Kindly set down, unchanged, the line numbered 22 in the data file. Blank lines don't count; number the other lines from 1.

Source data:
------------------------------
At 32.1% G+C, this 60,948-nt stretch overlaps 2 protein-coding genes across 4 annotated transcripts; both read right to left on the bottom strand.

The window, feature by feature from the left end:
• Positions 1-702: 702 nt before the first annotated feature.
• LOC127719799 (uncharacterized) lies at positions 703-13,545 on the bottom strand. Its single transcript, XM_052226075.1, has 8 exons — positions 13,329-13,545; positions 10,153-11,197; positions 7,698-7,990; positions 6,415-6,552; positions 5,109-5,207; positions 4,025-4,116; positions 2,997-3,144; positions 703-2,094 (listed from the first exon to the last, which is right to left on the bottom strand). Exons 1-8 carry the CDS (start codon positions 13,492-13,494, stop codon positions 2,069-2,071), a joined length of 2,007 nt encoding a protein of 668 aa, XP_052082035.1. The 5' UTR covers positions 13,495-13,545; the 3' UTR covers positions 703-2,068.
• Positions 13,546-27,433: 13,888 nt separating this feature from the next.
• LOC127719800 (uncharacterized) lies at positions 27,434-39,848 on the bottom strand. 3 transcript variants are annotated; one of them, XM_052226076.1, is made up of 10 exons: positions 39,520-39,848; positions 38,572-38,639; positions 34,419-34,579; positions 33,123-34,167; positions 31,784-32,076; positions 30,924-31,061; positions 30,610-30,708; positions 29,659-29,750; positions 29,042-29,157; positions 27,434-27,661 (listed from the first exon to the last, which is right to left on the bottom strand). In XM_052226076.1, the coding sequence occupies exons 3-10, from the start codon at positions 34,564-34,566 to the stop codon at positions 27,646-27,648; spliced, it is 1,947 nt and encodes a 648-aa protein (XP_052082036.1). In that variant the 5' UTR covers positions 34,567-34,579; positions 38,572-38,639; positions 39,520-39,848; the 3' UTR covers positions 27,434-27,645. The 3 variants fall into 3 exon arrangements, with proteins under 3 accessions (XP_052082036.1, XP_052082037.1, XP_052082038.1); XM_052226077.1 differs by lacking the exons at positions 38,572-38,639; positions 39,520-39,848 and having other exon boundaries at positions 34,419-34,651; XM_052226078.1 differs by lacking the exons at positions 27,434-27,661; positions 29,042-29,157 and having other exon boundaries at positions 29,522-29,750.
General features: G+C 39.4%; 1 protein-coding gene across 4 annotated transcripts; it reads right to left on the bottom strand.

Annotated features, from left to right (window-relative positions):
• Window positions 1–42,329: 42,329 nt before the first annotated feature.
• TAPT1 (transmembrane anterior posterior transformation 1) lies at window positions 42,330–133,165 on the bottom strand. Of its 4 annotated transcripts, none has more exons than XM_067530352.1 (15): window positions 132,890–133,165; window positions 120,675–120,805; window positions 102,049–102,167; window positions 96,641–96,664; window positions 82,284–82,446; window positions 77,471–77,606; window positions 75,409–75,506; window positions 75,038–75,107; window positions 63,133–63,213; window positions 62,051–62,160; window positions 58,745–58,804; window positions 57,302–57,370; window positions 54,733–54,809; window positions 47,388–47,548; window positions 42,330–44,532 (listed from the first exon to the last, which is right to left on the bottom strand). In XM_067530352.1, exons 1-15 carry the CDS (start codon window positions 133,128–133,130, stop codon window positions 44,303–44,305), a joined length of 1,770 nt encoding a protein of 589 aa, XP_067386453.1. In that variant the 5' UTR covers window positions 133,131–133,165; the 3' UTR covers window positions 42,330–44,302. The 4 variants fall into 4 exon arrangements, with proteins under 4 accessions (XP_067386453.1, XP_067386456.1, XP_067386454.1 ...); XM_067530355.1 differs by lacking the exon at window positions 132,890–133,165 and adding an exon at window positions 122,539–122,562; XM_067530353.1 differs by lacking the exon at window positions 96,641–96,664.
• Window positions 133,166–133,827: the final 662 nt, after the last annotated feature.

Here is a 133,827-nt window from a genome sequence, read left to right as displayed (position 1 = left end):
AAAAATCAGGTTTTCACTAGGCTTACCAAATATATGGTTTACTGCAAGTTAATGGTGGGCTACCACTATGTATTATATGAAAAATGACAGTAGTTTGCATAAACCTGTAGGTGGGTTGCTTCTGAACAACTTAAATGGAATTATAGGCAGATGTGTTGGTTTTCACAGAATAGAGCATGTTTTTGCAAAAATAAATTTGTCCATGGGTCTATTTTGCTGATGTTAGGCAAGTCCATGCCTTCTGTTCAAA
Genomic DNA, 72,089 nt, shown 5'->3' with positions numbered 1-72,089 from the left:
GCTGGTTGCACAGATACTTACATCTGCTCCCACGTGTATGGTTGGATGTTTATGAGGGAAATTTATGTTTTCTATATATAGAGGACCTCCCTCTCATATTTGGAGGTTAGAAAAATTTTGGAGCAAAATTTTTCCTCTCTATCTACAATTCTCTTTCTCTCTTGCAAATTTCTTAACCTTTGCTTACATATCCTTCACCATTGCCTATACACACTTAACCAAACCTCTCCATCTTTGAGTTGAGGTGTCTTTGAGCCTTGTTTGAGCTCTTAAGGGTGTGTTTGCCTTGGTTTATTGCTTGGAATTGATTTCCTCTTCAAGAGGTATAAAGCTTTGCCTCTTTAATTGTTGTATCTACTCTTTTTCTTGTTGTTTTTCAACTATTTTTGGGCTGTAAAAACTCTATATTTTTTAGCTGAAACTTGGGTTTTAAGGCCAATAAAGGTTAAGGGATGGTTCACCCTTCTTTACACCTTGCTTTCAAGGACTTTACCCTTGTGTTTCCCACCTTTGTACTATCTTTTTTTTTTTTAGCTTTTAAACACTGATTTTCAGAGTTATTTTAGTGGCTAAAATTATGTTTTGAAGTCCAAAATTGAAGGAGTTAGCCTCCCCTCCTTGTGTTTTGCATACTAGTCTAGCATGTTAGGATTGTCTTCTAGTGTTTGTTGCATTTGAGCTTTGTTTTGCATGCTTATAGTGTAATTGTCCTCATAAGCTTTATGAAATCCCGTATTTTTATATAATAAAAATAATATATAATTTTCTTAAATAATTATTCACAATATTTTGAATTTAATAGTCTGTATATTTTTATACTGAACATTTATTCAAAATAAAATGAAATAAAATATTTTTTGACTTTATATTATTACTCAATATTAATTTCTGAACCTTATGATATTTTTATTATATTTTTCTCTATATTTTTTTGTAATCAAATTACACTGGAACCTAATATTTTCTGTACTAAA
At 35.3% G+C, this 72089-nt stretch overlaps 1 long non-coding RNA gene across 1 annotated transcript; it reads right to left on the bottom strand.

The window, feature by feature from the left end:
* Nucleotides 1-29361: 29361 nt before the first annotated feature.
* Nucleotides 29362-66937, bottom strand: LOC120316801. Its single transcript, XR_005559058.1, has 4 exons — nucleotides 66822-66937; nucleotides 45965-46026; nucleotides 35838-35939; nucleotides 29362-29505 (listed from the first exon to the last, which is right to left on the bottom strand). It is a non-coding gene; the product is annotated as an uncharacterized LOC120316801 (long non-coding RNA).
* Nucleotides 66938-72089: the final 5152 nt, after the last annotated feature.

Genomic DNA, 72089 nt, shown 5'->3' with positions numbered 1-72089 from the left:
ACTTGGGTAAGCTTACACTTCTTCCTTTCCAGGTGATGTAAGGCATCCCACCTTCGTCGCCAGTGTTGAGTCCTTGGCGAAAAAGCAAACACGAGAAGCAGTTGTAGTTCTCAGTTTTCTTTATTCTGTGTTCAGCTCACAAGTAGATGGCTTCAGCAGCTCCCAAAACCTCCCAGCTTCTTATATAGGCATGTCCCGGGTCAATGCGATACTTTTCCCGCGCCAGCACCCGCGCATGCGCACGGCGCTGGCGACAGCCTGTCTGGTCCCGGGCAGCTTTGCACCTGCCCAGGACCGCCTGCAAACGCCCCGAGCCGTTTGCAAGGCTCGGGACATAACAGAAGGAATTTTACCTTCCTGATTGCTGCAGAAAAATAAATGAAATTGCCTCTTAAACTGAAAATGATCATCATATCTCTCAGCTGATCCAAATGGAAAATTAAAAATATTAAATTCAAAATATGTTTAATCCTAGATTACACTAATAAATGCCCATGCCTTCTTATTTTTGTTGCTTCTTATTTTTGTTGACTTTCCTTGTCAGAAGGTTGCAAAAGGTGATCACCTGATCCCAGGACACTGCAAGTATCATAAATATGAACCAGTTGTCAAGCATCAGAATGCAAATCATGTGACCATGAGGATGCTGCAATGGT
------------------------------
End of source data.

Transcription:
ACTTGGGTAAGCTTACACTTCTTCCTTTCCAGGTGATGTAAGGCATCCCACCTTCGTCGCCAGTGTTGAGTCCTTGGCGAAAAAGCAAACACGAGAAGCAGTTGTAGTTCTCAGTTTTCTTTATTCTGTGTTCAGCTCACAAGTAGATGGCTTCAGCAGCTCCCAAAACCTCCCAGCTTCTTATATAGGCATGTCCCGGGTCAATGCGATACTTTTCCCGCGCCAGCACCCGCGCATGCGCACGGCGCTGGCGACAGCCTGTCTGGTCCCGGGCAGCTTTGCACCTGCCCAGGACCGCCTGCAAACGCCCCGAGCCGTTTGCAAGGCTCGGGACATAACAGAAGGAATTTTACCTTCCTGATTGCTGCAGAAAAATAAATGAAATTGCCTCTTAAACTGAAAATGATCATCATATCTCTCAGCTGATCCAAATGGAAAATTAAAAATATTAAATTCAAAATATGTTTAATCCTAGATTACACTAATAAATGCCCATGCCTTCTTATTTTTGTTGCTTCTTATTTTTGTTGACTTTCCTTGTCAGAAGGTTGCAAAAGGTGATCACCTGATCCCAGGACACTGCAAGTATCATAAATATGAACCAGTTGTCAAGCATCAGAATGCAAATCATGTGACCATGAGGATGCTGCAATGGT